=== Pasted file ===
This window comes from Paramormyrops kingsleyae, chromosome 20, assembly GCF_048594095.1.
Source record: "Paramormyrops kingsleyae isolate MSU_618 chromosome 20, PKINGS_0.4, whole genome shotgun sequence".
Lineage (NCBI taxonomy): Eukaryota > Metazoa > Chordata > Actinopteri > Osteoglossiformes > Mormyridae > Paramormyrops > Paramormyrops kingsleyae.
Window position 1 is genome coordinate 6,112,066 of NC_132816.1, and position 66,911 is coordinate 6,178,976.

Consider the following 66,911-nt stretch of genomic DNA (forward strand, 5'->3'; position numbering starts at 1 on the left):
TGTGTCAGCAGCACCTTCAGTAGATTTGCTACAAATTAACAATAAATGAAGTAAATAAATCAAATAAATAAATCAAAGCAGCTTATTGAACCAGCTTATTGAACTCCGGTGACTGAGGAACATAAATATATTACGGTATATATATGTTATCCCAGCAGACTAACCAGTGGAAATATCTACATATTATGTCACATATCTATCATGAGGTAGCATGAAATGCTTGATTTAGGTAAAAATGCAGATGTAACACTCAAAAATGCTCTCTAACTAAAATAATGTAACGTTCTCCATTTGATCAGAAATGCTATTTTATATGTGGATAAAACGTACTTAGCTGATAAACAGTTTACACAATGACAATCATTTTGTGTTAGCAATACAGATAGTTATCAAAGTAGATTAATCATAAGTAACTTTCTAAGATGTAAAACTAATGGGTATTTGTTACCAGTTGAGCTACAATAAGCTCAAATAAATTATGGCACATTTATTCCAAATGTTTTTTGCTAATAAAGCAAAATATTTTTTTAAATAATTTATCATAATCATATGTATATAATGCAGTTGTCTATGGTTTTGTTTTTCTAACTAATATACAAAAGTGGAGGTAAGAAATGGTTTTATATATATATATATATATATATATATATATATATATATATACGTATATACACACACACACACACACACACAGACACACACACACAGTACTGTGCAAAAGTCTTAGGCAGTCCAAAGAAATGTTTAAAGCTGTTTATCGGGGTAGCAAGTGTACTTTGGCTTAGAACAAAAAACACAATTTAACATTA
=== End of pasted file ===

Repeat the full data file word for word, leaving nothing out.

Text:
This window comes from Paramormyrops kingsleyae, chromosome 20, assembly GCF_048594095.1.
Source record: "Paramormyrops kingsleyae isolate MSU_618 chromosome 20, PKINGS_0.4, whole genome shotgun sequence".
Lineage (NCBI taxonomy): Eukaryota > Metazoa > Chordata > Actinopteri > Osteoglossiformes > Mormyridae > Paramormyrops > Paramormyrops kingsleyae.
Window position 1 is genome coordinate 6,112,066 of NC_132816.1, and position 66,911 is coordinate 6,178,976.

Consider the following 66,911-nt stretch of genomic DNA (forward strand, 5'->3'; position numbering starts at 1 on the left):
TGTGTCAGCAGCACCTTCAGTAGATTTGCTACAAATTAACAATAAATGAAGTAAATAAATCAAATAAATAAATCAAAGCAGCTTATTGAACCAGCTTATTGAACTCCGGTGACTGAGGAACATAAATATATTACGGTATATATATGTTATCCCAGCAGACTAACCAGTGGAAATATCTACATATTATGTCACATATCTATCATGAGGTAGCATGAAATGCTTGATTTAGGTAAAAATGCAGATGTAACACTCAAAAATGCTCTCTAACTAAAATAATGTAACGTTCTCCATTTGATCAGAAATGCTATTTTATATGTGGATAAAACGTACTTAGCTGATAAACAGTTTACACAATGACAATCATTTTGTGTTAGCAATACAGATAGTTATCAAAGTAGATTAATCATAAGTAACTTTCTAAGATGTAAAACTAATGGGTATTTGTTACCAGTTGAGCTACAATAAGCTCAAATAAATTATGGCACATTTATTCCAAATGTTTTTTGCTAATAAAGCAAAATATTTTTTTAAATAATTTATCATAATCATATGTATATAATGCAGTTGTCTATGGTTTTGTTTTTCTAACTAATATACAAAAGTGGAGGTAAGAAATGGTTTTATATATATATATATATATATATATATATATATATATATATACGTATATACACACACACACACACACACACAGACACACACACACAGTACTGTGCAAAAGTCTTAGGCAGTCCAAAGAAATGTTTAAAGCTGTTTATCGGGGTAGCAAGTGTACTTTGGCTTAGAACAAAAAACACAATTTAACATTA